Kenneth Humphrey was charged with stealing a bottle of cologne and $5 from an elderly neighbor at a San Francisco residential hotel in May 2017. Humphrey’s bail was set at $600,000 and later reduced to $350,000, a number still well beyond his ability to pay or post bond. He appealed. In a 2018 decision, the Court of Appeal wrote that Humphrey was “entitled to a new bail hearing at which the court inquires into and determines his ability to pay, considers nonmonetary alternatives to money bail, and, if it determines petitioner is unable to afford the amount of bail the court finds necessary, follows the procedures and makes the findings necessary for a valid order of detention.”
But the ruling was put on hold in May 2018 when the California Supreme Court granted review. After the Humphrey decision was put on hold, the California Legislature passed Senate Bill 10. Signed into law in the fall of 2018, it officially eliminated cash bail in California. SB10 replaced cash bail with a “risk-assessment system” which many in the criminal justice system, including criminal defense attorneys, feared would allow the same racial and economic disparities to persist, only in a different context. But the implementation of SB 10 was blocked by a referendum, Proposition 25, which voters will decide this November.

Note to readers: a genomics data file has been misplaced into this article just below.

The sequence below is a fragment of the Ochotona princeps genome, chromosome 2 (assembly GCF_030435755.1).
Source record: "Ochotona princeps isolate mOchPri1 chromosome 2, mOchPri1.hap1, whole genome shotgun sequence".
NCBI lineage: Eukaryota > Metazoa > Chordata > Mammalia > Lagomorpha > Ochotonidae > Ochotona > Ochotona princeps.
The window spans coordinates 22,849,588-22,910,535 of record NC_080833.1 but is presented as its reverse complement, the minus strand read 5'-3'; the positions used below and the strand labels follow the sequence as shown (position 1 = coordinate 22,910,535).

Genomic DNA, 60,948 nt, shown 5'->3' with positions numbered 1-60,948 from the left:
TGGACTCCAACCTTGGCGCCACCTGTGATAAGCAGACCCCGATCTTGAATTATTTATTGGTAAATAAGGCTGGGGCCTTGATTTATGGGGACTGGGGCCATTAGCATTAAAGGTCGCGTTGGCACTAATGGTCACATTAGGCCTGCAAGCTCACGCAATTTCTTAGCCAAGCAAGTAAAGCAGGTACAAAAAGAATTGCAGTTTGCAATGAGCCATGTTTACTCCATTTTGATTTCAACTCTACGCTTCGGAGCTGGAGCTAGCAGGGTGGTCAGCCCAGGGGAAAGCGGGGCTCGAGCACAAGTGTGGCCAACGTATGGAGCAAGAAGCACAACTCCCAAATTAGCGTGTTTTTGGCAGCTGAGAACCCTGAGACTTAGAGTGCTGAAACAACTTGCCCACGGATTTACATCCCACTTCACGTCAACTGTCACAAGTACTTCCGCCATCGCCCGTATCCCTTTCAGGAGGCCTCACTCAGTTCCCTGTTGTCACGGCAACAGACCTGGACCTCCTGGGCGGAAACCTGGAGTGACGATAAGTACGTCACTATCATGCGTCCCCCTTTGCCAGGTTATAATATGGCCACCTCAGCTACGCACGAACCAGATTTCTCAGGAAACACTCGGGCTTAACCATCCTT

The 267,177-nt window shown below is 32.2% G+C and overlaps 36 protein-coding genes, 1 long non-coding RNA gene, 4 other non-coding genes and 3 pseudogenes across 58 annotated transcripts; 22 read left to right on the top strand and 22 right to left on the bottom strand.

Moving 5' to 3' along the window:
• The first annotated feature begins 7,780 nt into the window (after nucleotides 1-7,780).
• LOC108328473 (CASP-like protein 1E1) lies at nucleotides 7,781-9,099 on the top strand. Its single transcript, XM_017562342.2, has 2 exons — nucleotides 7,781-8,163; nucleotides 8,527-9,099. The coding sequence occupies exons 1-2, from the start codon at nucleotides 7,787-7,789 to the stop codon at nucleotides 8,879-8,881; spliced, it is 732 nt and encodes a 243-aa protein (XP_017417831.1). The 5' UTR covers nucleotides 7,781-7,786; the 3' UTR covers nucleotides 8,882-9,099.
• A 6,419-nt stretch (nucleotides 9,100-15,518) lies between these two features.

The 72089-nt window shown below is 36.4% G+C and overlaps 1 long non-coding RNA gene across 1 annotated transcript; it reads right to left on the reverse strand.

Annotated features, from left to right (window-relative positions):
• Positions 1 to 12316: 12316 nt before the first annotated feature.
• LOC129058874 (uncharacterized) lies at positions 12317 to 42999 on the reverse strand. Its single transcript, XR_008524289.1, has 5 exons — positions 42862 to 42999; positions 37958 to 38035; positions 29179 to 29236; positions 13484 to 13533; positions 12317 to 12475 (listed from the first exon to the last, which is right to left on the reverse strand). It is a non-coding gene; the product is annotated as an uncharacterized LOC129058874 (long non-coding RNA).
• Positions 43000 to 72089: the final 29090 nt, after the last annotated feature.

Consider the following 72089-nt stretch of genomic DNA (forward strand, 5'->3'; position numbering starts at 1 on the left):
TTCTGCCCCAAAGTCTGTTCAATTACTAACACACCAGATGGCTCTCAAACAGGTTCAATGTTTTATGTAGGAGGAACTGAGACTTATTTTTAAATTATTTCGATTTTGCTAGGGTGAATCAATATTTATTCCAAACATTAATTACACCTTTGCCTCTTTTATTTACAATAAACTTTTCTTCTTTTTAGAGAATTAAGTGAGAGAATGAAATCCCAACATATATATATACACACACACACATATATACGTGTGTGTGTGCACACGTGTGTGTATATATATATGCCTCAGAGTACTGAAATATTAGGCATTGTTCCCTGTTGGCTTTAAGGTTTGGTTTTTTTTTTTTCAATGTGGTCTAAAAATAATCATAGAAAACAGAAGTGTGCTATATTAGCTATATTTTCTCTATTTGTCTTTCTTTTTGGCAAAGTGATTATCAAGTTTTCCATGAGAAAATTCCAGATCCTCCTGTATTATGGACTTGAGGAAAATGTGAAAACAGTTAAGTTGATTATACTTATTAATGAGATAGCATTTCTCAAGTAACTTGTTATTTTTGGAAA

Last week, the California Supreme Court decided that a portion of the Humphrey ruling was still binding even while the entire case was on review. The binding portion requires judges to more heavily consider nonmonetary means to ensure a criminal defendant will appear. That means that (unless there is a substantial safety risk to the public and/or victim(s)) judges have to consider a defendant’s ability to pay when setting bail instead of relying on bail schedules which set bail amounts for each specific crime. Judges must also consider alternatives such as electronic monitoring.
The federal government has used a system similar to the one urged by Humphrey for many years. In that system, the first thing a court determines is whether a person should be detained pending trial or be eligible for release. If the latter, the court next decides what the “least restrictive” set of conditions are that will both ensure public safety and that the defendant will appear in court. While the federal system uses bail as part of that equation, very often the bail is in the form of promissory notes rather than actual bonds.
Given the recent and sudden change in the law regarding bail, people facing criminal charges need an experienced criminal defense attorney to assist in securing release pending trial. Wegman & Levin has this experience as the result of its longstanding federal practice and familiarity with assuaging the court’s concerns in structuring the least restrictive conditions for release.